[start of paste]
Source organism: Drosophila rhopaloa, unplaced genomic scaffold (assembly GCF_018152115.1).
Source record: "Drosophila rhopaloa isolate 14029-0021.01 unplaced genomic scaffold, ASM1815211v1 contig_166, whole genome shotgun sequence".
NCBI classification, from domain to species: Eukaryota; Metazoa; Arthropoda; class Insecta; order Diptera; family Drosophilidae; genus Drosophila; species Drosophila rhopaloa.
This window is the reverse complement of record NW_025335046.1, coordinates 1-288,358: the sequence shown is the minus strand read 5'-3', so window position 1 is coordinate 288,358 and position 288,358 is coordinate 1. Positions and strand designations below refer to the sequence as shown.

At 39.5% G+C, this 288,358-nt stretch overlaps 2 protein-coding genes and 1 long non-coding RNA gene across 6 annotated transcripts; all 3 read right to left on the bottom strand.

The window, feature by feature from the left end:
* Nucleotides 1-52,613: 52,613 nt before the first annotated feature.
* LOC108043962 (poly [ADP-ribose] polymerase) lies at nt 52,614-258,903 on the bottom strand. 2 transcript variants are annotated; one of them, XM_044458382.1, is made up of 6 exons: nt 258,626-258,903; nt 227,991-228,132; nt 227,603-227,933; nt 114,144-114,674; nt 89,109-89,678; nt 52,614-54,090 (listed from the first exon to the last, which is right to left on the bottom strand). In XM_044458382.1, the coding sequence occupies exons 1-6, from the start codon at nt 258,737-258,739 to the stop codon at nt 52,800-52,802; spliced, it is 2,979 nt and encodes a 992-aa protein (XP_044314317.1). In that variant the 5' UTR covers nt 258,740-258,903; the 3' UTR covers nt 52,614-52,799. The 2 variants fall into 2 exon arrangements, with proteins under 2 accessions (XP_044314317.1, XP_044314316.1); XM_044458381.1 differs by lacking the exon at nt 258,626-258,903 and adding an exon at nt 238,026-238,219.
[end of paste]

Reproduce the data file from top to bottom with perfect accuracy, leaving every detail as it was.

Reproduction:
Source organism: Drosophila rhopaloa, unplaced genomic scaffold (assembly GCF_018152115.1).
Source record: "Drosophila rhopaloa isolate 14029-0021.01 unplaced genomic scaffold, ASM1815211v1 contig_166, whole genome shotgun sequence".
NCBI classification, from domain to species: Eukaryota; Metazoa; Arthropoda; class Insecta; order Diptera; family Drosophilidae; genus Drosophila; species Drosophila rhopaloa.
This window is the reverse complement of record NW_025335046.1, coordinates 1-288,358: the sequence shown is the minus strand read 5'-3', so window position 1 is coordinate 288,358 and position 288,358 is coordinate 1. Positions and strand designations below refer to the sequence as shown.

At 39.5% G+C, this 288,358-nt stretch overlaps 2 protein-coding genes and 1 long non-coding RNA gene across 6 annotated transcripts; all 3 read right to left on the bottom strand.

The window, feature by feature from the left end:
* Nucleotides 1-52,613: 52,613 nt before the first annotated feature.
* LOC108043962 (poly [ADP-ribose] polymerase) lies at nt 52,614-258,903 on the bottom strand. 2 transcript variants are annotated; one of them, XM_044458382.1, is made up of 6 exons: nt 258,626-258,903; nt 227,991-228,132; nt 227,603-227,933; nt 114,144-114,674; nt 89,109-89,678; nt 52,614-54,090 (listed from the first exon to the last, which is right to left on the bottom strand). In XM_044458382.1, the coding sequence occupies exons 1-6, from the start codon at nt 258,737-258,739 to the stop codon at nt 52,800-52,802; spliced, it is 2,979 nt and encodes a 992-aa protein (XP_044314317.1). In that variant the 5' UTR covers nt 258,740-258,903; the 3' UTR covers nt 52,614-52,799. The 2 variants fall into 2 exon arrangements, with proteins under 2 accessions (XP_044314317.1, XP_044314316.1); XM_044458381.1 differs by lacking the exon at nt 258,626-258,903 and adding an exon at nt 238,026-238,219.